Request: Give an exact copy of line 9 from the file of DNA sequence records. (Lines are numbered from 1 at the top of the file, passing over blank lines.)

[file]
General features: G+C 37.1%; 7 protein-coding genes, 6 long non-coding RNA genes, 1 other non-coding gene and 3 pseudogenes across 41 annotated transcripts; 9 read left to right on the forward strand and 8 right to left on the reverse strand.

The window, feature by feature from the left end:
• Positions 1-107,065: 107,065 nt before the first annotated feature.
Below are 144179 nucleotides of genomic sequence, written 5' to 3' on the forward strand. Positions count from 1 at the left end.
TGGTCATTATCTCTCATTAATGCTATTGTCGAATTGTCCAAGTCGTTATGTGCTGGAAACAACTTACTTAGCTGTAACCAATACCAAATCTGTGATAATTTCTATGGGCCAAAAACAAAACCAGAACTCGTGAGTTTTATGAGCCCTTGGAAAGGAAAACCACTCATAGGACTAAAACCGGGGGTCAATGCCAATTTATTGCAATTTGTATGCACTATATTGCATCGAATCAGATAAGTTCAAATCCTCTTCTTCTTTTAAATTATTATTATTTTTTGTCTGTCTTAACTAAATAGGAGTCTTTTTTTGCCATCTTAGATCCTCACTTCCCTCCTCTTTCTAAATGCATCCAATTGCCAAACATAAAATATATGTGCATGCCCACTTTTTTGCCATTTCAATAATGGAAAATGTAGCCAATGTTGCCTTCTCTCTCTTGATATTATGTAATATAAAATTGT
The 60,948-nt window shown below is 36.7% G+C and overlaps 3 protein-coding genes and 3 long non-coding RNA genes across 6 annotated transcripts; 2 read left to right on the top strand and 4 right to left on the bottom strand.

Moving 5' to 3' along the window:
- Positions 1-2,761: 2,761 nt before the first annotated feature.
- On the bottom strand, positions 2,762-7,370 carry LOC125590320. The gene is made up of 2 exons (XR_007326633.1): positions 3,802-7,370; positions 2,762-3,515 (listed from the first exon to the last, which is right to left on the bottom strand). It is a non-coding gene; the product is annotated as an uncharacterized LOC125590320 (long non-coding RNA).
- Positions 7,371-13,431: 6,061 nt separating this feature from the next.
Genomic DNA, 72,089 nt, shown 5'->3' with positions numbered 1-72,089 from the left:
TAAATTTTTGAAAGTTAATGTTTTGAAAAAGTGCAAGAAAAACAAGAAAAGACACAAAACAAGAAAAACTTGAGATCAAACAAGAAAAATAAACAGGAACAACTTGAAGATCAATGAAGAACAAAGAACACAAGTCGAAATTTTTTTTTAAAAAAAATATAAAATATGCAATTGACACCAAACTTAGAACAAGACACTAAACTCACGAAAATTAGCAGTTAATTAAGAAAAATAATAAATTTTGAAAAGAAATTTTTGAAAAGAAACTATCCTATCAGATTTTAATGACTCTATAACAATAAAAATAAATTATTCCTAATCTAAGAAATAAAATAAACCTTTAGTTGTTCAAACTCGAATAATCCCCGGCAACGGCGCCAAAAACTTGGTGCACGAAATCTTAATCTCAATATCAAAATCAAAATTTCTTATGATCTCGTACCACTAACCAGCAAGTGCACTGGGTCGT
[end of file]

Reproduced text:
- On the bottom strand, positions 2,762-7,370 carry LOC125590320. The gene is made up of 2 exons (XR_007326633.1): positions 3,802-7,370; positions 2,762-3,515 (listed from the first exon to the last, which is right to left on the bottom strand). It is a non-coding gene; the product is annotated as an uncharacterized LOC125590320 (long non-coding RNA).